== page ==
James Graves (antiquarian)

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James Graves
James graves.jpg
Born 1815
Kilkenny, Ireland
Died 1886
Residence Kilkenny
Education Trinity College, Dublin
Organization Royal Society of Antiquaries of Ireland
Known for clergyman, antiquary and archaeologist
Parent(s) Richard Graves

James Graves (1815 – 1886) was an Irish clergyman, antiquary and archaeologist of the Victorian era.


A native of Kilkenny, James's father, Richard Graves (himself a priest), kept a school in the city, and James himself was born on St Canice's day, 11 October. He stated his nurse, regretted he had not been named Kenny, after the patron saint to whom he thus had a double allegiance.[1] He went to Trinity College, Dublin in 1834, from where he graduated with a Bachelor of Arts (BA) in 1839. Appointed curate to Skeirke in Co. Laois, he rapidly obtained preferment, and as curate of St Patrick's Kilkenny, was attached as Treasurer to St Canice's Cathedral, before gaining a living in the county. Although married, he had no children.

His fame rests in his antiquarian and archaeological interests, rather than in his clerical pursuits. A close friend of John O'Donovan, he was also acquainted with George Petrie, and like them devoted his life towards the preservation of the antiquities of his native country. His main point of interest however was the architecture of his own city and county, and his interests therefore were focussed not on the pre-Norman period of Irish history but on the period from circa 1169 onward. In particular, he was responsible for the careful conservation work on St Canice's cathedral in Kilkenny city, while he was treasurer, and in the 1860s and 1870s he worked through the Royal Society of Antiquaries of Ireland, of which he was himself a founding member,[2] towards the conservation of several important ruined medieval churches.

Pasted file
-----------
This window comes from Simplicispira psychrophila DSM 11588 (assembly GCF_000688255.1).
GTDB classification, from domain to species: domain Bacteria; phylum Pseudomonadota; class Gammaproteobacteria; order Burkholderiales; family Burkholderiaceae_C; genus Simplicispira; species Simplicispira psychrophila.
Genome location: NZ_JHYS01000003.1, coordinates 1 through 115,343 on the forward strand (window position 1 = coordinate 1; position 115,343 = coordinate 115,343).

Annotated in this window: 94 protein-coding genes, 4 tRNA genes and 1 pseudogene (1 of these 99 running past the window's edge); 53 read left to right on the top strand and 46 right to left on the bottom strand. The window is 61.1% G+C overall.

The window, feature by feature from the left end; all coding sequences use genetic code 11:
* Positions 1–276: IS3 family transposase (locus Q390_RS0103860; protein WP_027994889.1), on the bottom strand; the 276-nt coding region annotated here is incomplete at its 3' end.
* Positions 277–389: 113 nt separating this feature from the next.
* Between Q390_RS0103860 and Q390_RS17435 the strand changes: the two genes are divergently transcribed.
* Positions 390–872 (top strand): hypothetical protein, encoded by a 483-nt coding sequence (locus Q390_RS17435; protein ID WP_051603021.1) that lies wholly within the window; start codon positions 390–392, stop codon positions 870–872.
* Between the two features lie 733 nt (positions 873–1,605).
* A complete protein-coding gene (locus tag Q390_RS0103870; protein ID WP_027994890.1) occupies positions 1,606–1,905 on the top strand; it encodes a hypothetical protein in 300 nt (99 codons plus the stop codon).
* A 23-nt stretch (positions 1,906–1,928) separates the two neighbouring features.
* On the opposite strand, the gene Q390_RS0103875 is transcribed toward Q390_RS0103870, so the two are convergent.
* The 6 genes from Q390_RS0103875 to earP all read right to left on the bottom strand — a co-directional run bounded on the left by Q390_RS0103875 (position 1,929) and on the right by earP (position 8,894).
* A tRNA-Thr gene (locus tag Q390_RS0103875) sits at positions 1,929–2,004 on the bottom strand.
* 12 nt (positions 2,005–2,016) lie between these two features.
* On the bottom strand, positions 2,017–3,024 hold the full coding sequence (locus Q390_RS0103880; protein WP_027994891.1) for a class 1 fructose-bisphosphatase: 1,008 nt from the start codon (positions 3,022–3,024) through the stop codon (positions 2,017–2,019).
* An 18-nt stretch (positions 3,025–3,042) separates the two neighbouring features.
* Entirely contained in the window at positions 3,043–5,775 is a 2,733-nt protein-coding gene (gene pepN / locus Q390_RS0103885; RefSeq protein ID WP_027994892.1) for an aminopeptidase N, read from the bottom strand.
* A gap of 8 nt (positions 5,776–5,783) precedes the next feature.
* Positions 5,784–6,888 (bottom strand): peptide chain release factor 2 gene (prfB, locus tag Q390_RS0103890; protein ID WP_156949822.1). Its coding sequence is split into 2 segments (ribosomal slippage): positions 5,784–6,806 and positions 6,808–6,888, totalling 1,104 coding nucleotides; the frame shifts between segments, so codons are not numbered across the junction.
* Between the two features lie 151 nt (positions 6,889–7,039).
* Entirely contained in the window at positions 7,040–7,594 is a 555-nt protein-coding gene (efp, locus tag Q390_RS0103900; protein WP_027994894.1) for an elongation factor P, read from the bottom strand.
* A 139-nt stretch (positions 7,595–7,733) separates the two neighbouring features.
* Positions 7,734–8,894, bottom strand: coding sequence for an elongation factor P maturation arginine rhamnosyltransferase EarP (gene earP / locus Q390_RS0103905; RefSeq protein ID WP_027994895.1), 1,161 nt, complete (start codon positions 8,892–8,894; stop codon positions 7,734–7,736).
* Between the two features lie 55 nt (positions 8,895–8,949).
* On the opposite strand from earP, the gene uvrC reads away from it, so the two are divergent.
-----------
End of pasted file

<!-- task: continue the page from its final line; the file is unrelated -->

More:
Although he is never accorded the degree of fame as a founding father of Irish archaeology which is given to Petrie, his effort towards the preservation of medieval Irish buildings was highly significant. In particular, as a respectable Anglican clergyman, he was able to gain the ear of the establishment more easily than some of his Catholic contemporaries. This proved of importance after the disestablishment of the Church of Ireland left many then ruinous church sites in an ambiguous position, which was rectified by their being taken into state care as National Monuments.


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  1. ^ Wynne Foot 1889, pp. 8.
  2. ^ Wynne Foot 1889, pp. 12, 17.

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